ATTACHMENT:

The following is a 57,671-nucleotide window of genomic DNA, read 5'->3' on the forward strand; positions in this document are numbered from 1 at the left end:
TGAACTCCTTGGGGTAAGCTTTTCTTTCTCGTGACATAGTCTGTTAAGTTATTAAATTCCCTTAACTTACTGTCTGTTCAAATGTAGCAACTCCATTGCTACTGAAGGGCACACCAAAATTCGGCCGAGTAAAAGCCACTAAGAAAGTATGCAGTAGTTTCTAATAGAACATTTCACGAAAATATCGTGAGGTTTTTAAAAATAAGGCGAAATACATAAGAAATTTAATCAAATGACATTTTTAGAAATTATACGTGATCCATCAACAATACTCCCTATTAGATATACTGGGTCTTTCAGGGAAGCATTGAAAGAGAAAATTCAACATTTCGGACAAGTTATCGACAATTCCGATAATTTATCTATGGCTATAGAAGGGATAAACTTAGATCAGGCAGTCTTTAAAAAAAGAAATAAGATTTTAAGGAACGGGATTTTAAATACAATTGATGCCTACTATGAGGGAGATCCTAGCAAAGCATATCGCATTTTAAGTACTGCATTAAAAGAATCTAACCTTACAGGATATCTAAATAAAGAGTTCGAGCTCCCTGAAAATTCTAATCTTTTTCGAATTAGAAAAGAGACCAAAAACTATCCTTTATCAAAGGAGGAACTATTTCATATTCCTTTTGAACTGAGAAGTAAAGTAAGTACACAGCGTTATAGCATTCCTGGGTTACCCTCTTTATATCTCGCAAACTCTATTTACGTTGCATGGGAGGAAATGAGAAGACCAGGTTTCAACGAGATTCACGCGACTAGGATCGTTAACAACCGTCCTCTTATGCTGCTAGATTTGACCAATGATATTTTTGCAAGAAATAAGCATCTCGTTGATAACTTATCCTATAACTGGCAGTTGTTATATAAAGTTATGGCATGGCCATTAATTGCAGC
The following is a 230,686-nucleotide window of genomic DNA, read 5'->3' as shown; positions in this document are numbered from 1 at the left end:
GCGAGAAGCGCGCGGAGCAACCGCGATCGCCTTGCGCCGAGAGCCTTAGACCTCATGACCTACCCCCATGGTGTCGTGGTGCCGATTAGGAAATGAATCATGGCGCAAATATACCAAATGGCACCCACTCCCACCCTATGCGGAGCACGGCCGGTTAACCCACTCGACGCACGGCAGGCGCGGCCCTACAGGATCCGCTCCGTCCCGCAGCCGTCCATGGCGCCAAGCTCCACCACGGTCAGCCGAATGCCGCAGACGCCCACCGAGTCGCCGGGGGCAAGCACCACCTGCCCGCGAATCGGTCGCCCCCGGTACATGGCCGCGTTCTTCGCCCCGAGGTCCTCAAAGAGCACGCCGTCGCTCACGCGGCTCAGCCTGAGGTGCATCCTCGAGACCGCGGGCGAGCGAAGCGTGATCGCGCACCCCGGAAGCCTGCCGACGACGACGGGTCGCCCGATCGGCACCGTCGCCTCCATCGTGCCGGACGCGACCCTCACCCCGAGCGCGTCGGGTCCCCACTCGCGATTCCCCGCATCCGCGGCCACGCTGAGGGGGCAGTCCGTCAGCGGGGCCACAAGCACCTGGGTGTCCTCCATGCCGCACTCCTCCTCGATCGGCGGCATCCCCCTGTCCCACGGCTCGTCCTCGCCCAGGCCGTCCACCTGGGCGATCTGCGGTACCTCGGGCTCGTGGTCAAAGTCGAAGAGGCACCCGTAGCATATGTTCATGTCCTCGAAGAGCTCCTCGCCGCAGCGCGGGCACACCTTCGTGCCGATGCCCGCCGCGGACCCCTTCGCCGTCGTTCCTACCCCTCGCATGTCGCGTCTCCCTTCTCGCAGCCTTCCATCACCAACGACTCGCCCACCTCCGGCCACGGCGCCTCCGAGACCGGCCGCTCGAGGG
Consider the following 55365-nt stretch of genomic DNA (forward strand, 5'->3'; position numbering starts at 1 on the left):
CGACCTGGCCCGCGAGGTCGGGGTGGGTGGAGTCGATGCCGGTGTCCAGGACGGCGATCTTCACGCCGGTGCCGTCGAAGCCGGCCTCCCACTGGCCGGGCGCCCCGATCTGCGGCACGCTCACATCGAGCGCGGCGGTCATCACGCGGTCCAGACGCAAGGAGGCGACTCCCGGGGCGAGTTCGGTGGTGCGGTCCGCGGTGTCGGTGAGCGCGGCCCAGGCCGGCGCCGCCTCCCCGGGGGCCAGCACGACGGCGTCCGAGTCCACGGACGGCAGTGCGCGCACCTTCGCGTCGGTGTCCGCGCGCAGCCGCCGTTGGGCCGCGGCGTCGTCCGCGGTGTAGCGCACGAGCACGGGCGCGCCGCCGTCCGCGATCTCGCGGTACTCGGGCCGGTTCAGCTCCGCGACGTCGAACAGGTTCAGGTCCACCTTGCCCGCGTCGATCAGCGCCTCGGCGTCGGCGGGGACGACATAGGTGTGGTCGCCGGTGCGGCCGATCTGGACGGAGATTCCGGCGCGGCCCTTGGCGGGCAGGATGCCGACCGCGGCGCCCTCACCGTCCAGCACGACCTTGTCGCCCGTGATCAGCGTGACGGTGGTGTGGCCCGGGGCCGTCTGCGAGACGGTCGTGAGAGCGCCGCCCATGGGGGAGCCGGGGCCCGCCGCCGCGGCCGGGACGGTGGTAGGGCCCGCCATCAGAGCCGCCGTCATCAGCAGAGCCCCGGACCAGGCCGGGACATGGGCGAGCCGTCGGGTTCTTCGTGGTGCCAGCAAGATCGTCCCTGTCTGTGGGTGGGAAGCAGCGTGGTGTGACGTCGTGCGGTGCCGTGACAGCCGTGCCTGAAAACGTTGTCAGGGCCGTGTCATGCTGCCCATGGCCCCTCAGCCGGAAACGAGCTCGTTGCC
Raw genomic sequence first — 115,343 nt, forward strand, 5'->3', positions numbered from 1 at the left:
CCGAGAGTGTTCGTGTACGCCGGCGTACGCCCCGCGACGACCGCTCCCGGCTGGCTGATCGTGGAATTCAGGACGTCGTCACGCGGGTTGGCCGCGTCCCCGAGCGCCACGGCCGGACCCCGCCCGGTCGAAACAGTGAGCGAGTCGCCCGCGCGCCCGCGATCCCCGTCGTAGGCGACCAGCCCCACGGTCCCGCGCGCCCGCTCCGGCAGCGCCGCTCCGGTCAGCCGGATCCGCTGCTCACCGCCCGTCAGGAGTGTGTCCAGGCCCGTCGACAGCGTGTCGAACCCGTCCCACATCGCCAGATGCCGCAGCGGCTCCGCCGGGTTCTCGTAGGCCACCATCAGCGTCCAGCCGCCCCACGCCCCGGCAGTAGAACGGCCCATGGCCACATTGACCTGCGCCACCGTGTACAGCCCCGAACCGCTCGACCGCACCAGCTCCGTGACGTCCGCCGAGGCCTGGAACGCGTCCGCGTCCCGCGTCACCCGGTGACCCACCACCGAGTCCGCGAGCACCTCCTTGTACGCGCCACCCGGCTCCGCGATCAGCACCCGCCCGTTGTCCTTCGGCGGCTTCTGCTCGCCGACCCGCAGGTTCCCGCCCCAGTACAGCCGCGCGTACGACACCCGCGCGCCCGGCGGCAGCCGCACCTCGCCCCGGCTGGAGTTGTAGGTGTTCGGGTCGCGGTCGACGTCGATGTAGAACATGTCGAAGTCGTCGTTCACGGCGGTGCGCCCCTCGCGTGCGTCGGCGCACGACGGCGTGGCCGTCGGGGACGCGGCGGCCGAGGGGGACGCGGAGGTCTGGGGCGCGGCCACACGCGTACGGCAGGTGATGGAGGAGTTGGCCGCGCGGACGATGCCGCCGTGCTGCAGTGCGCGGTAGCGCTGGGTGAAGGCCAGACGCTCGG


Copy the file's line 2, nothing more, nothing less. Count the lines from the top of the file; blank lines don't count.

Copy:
TGAACTCCTTGGGGTAAGCTTTTCTTTCTCGTGACATAGTCTGTTAAGTTATTAAATTCCCTTAACTTACTGTCTGTTCAAATGTAGCAACTCCATTGCTACTGAAGGGCACACCAAAATTCGGCCGAGTAAAAGCCACTAAGAAAGTATGCAGTAGTTTCTAATAGAACATTTCACGAAAATATCGTGAGGTTTTTAAAAATAAGGCGAAATACATAAGAAATTTAATCAAATGACATTTTTAGAAATTATACGTGATCCATCAACAATACTCCCTATTAGATATACTGGGTCTTTCAGGGAAGCATTGAAAGAGAAAATTCAACATTTCGGACAAGTTATCGACAATTCCGATAATTTATCTATGGCTATAGAAGGGATAAACTTAGATCAGGCAGTCTTTAAAAAAAGAAATAAGATTTTAAGGAACGGGATTTTAAATACAATTGATGCCTACTATGAGGGAGATCCTAGCAAAGCATATCGCATTTTAAGTACTGCATTAAAAGAATCTAACCTTACAGGATATCTAAATAAAGAGTTCGAGCTCCCTGAAAATTCTAATCTTTTTCGAATTAGAAAAGAGACCAAAAACTATCCTTTATCAAAGGAGGAACTATTTCATATTCCTTTTGAACTGAGAAGTAAAGTAAGTACACAGCGTTATAGCATTCCTGGGTTACCCTCTTTATATCTCGCAAACTCTATTTACGTTGCATGGGAGGAAATGAGAAGACCAGGTTTCAACGAGATTCACGCGACTAGGATCGTTAACAACCGTCCTCTTATGCTGCTAGATTTGACCAATGATATTTTTGCAAGAAATAAGCATCTCGTTGATAACTTATCCTATAACTGGCAGTTGTTATATAAAGTTATGGCATGGCCATTAATTGCAGC